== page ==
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Fitzcarraldo: Collector's Edition

Famed German director Werner Herzog takes a page out of Joseph Conrad's Heart of Darkness in this mammothly boring epic about a delusional music-lover obsessed with bringing opera — specifically Enrico Caruso — to the heart of the Amazon rainforest. For some reason, his plan requires the hoisting of a riverboat over a large hill with the help of a notoriously ruthless tribe of quiet natives. Klaus Kinski plays the wild-eyed entrepreneur with typical fervor, but Herzog is so bad at building character and narrative that the performance comes off as a series of ticks and sputters with no climax or resolution. Herzog does have an eye for the spectacular, however, and when his film takes to the waters of the Amazon after half-an-hour of mind-numbingly dull introduction, some of the visuals are indeed spectacular. It's such a shame then that the film's "treacherous" finale is as flaccid as they come — and ultimately bears no consequence. With its bizarrely anticlimactic resolution, Herzog seems to be saying "Talent and sanity don't matter: if you have rich friends your dreams will come true." Maybe that's how he's managed to make so many overrated movies. And for a movie about a man driven mad by his passion for music, the score is unbelievably listless. Despite a grainy, blotchy title sequence, Fitzcarraldo is presented in an otherwise clear 1.85:1 anamorphic widescreen transfer and equally poor and hammy German and dubbed English Dolby Digital 5.1 audio tracks. Includes commentary by Herzog, producer Lucki Stipetic and Norman Hill. Trailer, still gallery. Keep-case.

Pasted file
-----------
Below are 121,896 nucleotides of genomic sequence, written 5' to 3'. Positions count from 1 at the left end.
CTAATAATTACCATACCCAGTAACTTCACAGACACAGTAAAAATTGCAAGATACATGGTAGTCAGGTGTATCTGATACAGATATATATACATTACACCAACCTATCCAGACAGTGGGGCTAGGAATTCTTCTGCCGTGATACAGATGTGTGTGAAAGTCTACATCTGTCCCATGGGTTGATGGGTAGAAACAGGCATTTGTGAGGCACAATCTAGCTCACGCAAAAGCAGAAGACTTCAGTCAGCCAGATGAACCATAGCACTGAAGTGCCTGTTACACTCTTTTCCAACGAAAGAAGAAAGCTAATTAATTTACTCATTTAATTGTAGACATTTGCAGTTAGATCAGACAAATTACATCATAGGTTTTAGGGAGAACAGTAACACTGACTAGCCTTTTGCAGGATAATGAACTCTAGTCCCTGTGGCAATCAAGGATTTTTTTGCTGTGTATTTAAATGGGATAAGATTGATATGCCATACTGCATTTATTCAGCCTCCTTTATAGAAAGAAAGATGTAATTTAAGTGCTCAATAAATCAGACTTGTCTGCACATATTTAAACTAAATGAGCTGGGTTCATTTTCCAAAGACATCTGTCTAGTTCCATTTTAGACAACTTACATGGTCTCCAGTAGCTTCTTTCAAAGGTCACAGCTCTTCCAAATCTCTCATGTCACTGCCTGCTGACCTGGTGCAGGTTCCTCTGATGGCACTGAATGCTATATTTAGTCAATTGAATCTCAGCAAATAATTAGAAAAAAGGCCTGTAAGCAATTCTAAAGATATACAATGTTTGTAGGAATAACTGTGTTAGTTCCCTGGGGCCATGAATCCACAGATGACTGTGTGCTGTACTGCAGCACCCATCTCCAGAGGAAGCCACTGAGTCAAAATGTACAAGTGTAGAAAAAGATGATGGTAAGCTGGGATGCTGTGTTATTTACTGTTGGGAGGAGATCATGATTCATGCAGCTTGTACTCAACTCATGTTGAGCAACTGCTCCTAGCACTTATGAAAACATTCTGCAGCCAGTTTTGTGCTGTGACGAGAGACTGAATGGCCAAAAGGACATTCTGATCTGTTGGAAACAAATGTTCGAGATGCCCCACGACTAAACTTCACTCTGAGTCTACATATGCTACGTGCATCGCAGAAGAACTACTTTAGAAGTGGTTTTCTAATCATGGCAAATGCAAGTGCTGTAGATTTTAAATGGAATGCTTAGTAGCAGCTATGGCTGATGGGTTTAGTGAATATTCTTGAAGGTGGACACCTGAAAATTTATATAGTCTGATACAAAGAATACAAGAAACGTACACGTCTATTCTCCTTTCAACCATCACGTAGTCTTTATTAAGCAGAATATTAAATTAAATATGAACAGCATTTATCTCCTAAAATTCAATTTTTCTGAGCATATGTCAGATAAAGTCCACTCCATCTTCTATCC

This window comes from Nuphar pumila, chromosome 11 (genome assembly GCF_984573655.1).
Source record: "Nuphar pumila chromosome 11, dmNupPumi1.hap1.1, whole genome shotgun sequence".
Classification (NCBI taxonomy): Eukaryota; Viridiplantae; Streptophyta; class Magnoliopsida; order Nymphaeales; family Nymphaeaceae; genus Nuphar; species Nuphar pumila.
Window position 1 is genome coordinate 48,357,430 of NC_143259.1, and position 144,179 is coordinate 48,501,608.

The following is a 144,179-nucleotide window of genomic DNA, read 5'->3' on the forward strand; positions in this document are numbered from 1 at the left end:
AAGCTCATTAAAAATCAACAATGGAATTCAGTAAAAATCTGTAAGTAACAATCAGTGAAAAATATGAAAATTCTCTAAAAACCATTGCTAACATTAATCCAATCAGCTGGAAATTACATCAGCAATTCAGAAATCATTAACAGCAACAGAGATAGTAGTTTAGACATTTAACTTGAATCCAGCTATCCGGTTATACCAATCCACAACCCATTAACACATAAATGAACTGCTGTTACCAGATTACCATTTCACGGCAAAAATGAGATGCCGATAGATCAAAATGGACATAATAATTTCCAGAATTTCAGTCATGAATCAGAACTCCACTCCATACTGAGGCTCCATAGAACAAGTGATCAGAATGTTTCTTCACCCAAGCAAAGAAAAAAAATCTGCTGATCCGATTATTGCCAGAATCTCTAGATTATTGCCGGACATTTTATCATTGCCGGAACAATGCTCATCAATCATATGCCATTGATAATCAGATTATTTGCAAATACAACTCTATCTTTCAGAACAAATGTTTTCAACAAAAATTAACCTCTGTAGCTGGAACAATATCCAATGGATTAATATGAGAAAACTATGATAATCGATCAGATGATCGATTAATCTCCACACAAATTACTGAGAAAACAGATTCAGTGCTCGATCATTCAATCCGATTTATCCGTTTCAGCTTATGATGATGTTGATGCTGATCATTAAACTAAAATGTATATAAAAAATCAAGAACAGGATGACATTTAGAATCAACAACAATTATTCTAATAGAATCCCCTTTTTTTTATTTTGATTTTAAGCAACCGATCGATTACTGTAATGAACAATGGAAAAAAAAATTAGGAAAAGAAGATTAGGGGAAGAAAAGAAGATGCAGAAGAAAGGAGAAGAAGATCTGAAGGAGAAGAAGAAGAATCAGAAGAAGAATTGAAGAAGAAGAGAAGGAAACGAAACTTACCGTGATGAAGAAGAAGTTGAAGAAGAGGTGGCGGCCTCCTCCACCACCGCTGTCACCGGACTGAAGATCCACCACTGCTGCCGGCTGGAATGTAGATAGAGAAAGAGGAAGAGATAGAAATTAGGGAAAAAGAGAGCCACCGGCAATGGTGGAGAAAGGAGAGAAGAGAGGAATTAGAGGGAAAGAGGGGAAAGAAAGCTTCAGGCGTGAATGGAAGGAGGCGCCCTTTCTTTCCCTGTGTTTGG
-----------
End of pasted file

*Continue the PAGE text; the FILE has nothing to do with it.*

—Gregory P. Dorr

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